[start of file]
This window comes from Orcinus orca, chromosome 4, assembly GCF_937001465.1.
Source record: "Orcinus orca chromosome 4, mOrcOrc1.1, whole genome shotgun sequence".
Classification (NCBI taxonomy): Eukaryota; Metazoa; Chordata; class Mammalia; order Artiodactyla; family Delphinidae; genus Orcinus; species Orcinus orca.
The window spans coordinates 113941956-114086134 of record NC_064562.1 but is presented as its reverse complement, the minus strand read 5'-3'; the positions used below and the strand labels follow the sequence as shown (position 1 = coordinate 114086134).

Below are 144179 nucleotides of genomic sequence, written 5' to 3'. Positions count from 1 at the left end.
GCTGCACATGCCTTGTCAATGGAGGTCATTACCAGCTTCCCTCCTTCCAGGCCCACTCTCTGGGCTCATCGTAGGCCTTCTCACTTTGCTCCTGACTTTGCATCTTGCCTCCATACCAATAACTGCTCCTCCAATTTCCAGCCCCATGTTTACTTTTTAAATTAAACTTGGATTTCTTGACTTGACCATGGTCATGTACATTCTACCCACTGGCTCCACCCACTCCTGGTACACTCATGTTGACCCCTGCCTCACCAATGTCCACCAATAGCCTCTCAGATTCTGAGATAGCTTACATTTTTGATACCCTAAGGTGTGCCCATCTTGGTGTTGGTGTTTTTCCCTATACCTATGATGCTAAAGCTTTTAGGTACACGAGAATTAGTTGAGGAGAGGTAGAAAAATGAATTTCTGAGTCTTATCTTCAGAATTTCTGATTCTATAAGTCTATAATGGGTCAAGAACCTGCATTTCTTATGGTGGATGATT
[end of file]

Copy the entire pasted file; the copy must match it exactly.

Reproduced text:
This window comes from Orcinus orca, chromosome 4, assembly GCF_937001465.1.
Source record: "Orcinus orca chromosome 4, mOrcOrc1.1, whole genome shotgun sequence".
Classification (NCBI taxonomy): Eukaryota; Metazoa; Chordata; class Mammalia; order Artiodactyla; family Delphinidae; genus Orcinus; species Orcinus orca.
The window spans coordinates 113941956-114086134 of record NC_064562.1 but is presented as its reverse complement, the minus strand read 5'-3'; the positions used below and the strand labels follow the sequence as shown (position 1 = coordinate 114086134).

Below are 144179 nucleotides of genomic sequence, written 5' to 3'. Positions count from 1 at the left end.
GCTGCACATGCCTTGTCAATGGAGGTCATTACCAGCTTCCCTCCTTCCAGGCCCACTCTCTGGGCTCATCGTAGGCCTTCTCACTTTGCTCCTGACTTTGCATCTTGCCTCCATACCAATAACTGCTCCTCCAATTTCCAGCCCCATGTTTACTTTTTAAATTAAACTTGGATTTCTTGACTTGACCATGGTCATGTACATTCTACCCACTGGCTCCACCCACTCCTGGTACACTCATGTTGACCCCTGCCTCACCAATGTCCACCAATAGCCTCTCAGATTCTGAGATAGCTTACATTTTTGATACCCTAAGGTGTGCCCATCTTGGTGTTGGTGTTTTTCCCTATACCTATGATGCTAAAGCTTTTAGGTACACGAGAATTAGTTGAGGAGAGGTAGAAAAATGAATTTCTGAGTCTTATCTTCAGAATTTCTGATTCTATAAGTCTATAATGGGTCAAGAACCTGCATTTCTTATGGTGGATGATT